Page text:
There are those who speak, especially on women. They will say ‘why are you still bearing children when you know that you are HIV-positive and you will die leaving us behind with the burden of children’. Occasionally they are also insulted like that.

The one male participant, who reported verbal abuse from health workers at the health facility where his HIV status was known, said:

When I went to the hospital, when the health workers learnt that my wife was pregnant, some were using very abusive language but some were good to us. Some were saying that we are always told about delivery, but we don't listen, we are delivering like pigs. So how can they get time to help us yet we are told not to deliver. But some were good, telling us to take our medications properly. Some were saying HIV-positive persons should not conceive.

There were also reports of insults towards children born to PLHIV; thus, children of PLHIV were exposed to associated stigma. This form of stigma may also influence PLHIV's desires to have children in the future. When asked about community members’ responses to his wife's pregnancy, one male participant said:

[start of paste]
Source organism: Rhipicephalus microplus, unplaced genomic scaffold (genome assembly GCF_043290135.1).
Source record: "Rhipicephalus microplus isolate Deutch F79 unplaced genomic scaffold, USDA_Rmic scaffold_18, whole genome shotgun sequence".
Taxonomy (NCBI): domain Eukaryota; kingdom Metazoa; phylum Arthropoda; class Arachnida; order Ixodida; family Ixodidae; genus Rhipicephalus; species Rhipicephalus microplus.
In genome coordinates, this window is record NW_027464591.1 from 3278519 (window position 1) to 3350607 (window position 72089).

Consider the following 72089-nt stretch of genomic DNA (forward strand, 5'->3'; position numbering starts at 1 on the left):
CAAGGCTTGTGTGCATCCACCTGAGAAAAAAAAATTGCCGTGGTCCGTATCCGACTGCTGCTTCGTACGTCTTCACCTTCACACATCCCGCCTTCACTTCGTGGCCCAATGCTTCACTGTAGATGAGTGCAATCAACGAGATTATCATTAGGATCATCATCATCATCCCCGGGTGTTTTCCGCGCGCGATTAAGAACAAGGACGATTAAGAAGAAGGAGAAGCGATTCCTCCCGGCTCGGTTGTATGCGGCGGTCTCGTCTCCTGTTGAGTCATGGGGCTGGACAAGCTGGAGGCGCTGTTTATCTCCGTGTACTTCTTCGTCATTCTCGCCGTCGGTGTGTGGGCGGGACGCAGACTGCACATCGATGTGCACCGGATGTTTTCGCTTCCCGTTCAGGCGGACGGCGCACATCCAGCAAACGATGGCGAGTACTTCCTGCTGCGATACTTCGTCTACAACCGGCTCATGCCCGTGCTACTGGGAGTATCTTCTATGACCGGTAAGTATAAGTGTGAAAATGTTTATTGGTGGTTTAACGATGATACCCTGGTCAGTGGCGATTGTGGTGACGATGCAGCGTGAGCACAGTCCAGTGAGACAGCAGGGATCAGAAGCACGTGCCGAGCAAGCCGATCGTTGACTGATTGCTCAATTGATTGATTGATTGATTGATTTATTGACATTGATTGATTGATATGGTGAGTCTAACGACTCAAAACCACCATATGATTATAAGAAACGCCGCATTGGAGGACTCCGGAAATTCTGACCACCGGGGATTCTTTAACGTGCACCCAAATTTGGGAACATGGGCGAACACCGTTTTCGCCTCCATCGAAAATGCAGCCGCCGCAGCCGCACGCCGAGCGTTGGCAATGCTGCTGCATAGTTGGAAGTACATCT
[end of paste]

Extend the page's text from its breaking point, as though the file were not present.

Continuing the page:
Yes, they were saying we should wait and see how HIV-positive children will be born. But even some still call my child ‘HIV-positive child’… [They say] ‘Bring your HIV-positive child and I carry’.

Another type of stigma which was not elaborated in Holzemer's [23] framework, but was revealed through the interviews, was anticipated stigma. Anticipated stigma is defined as the degree to which PLHIV expect that they will experience prejudice in the future [39]. This form of stigma resulted in self-isolation and sero-sorting, as described in the next section. Some study participants excluded themselves from relationships or confined themselves to HIV sero-concordant relationships for fear of being stigmatized. This form of stigma reduced the desire to have more children in some PLHIV for fear that they would be stigmatized as well. When asked why he didn't desire to have more children, one male participant said:

…so when you die and these children are left in their hands, they mistreat them, saying they are positive…

Agents and their impact on desire to have children among PLHIV

The findings also revealed that the family, community and health system could either support or discourage the desire to have children among PLHIV. Some participants reported receiving family support for their decision to have more children. When asked about how his mother and other immediate family members felt about him having more children after his HIV-positive diagnosis, one male participant said: